In addition to the FTIR measurements, the presence of surface –OH functional groups was shown by deuterium oxide exchange, as shown in Figure 3. From these spectra, it can be seen that the peak appearing at 2715 cm-1 indicates the amount of the accessible functional –OH groups where there has been a deuterium exchange. It is shown that the number of exchangeable –OH groups is higher with increasing NaOH concentration as it has higher deuterium exchange when exposed to heavy water vapor. Therefore, it can be stated that the samples prepared using higher NaOH concentration, proportionally, have a larger number of accessible –OH structural groups. This can also be justified by the smaller particle size of this sample calculated using the Debye-Scherrer equation using X-ray diffraction as shown in Figure 4


The X-Ray Diffraction patterns of the synthesized materials using NaOH 1-3M as precipitating agent are illustrated in Figure 4. The particle size calculated with the use of the Debye-Scherrer equation was 19 nm for 1M NaOH, 15 nm for 2M and 12 nm for 3M. As expected, the magnesium hydroxide particle size was being reduced with increasing precipitating agent concentration. Figures 5 to 7 show SEM micrographs for samples prepared from EtOH/H2 O solutions, for OH- /Mg2+ ratios from 1:1 to 1:3, indicating that the crystallite size increases with increasing ion ratios, without, however, a change in particle shape. Samples used here were uncalcined. Peaks at 2θ values of 29.5o και 48o seen where higher concentrations of NaOH were used, were not attributable to magnesium hydroxide and were presumably due to the presence of a mixed MgO/Mg(OH)2 phase. The presence of this phase may well be partially the cause of some of the changes seen in surface properties. This phase is the source of the extra peaks observed at 800 cm-1 in the FTIR spectrum for the same sample.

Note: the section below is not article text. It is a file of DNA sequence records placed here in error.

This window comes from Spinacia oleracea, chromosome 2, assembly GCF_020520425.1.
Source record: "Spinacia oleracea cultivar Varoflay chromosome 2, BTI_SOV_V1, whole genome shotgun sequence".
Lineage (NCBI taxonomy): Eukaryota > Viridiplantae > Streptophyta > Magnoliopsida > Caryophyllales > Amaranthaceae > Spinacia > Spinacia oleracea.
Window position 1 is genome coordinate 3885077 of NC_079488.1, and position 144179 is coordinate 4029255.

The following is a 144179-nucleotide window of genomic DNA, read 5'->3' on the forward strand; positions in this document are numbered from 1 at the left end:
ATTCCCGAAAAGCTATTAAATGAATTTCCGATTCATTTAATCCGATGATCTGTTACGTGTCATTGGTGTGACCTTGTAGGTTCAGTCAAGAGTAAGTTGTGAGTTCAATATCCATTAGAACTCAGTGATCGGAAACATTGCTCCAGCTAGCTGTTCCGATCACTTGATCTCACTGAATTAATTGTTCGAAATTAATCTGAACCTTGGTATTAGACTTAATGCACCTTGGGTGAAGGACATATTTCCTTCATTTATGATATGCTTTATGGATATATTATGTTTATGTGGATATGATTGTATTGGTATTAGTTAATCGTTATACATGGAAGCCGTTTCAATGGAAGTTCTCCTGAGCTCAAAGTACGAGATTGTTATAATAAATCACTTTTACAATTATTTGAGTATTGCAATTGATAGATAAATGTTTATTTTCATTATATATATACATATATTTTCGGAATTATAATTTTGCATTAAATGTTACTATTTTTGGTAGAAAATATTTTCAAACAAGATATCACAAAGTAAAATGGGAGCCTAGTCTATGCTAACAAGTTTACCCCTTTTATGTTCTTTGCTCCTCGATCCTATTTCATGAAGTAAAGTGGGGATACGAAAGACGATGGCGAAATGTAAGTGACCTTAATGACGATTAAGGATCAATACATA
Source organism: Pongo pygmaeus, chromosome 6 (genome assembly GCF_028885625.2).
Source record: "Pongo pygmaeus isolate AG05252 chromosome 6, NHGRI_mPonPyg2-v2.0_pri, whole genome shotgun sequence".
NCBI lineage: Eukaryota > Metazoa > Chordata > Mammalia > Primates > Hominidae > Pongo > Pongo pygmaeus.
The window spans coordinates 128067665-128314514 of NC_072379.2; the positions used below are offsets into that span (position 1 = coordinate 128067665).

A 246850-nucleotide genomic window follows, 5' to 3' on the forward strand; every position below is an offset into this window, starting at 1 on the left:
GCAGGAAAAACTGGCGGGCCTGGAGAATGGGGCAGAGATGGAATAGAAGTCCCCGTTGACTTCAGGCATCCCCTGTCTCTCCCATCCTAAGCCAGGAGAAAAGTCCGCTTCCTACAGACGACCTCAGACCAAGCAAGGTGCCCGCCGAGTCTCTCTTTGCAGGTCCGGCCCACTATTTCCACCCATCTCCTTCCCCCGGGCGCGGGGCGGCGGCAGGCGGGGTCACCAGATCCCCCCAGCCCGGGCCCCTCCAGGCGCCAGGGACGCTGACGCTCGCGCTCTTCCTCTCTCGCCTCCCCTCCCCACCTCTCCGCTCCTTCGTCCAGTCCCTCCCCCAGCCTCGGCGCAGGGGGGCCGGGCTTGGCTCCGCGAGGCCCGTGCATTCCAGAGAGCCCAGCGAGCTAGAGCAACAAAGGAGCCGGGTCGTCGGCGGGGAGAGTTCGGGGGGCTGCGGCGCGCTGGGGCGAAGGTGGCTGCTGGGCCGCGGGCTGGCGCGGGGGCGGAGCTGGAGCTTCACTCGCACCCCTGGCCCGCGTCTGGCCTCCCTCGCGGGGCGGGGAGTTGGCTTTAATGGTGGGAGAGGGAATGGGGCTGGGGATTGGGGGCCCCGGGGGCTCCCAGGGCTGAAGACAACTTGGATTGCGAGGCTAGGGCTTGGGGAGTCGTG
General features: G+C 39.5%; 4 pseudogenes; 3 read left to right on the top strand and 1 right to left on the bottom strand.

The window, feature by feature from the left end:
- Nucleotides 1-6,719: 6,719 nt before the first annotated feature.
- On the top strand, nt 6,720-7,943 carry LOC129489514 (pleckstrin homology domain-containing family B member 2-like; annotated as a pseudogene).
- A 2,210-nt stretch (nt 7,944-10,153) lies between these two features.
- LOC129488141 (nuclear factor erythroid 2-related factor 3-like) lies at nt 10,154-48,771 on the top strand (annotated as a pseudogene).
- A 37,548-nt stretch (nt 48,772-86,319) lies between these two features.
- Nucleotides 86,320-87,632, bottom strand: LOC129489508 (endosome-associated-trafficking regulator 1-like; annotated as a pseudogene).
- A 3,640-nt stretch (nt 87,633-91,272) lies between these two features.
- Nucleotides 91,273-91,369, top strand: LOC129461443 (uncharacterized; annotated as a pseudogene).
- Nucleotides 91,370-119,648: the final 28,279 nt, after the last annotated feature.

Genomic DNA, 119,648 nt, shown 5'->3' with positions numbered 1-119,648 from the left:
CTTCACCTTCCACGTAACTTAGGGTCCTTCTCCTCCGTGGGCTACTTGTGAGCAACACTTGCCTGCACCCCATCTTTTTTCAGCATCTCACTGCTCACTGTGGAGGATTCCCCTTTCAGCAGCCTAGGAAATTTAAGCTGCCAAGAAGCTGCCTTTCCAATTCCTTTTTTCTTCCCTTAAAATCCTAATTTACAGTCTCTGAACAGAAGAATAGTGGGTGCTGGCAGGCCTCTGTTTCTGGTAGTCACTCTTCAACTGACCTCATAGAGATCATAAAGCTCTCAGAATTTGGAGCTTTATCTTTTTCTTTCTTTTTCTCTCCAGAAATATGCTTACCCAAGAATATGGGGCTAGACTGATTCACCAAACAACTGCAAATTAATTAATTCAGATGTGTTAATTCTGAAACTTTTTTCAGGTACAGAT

Figure 8 shows a characteristic titration curve for the sample of magnesium hydroxide precipitated with 1M NaOH solution in water. It can be seen from the intersection of the titration curves of the sample and the blank curve that PZC is at pH 10.40. Similar experiments for all other samples showed that for all samples the PZC was in the range of 10.40-10.85, well within the accepted error range for this technique.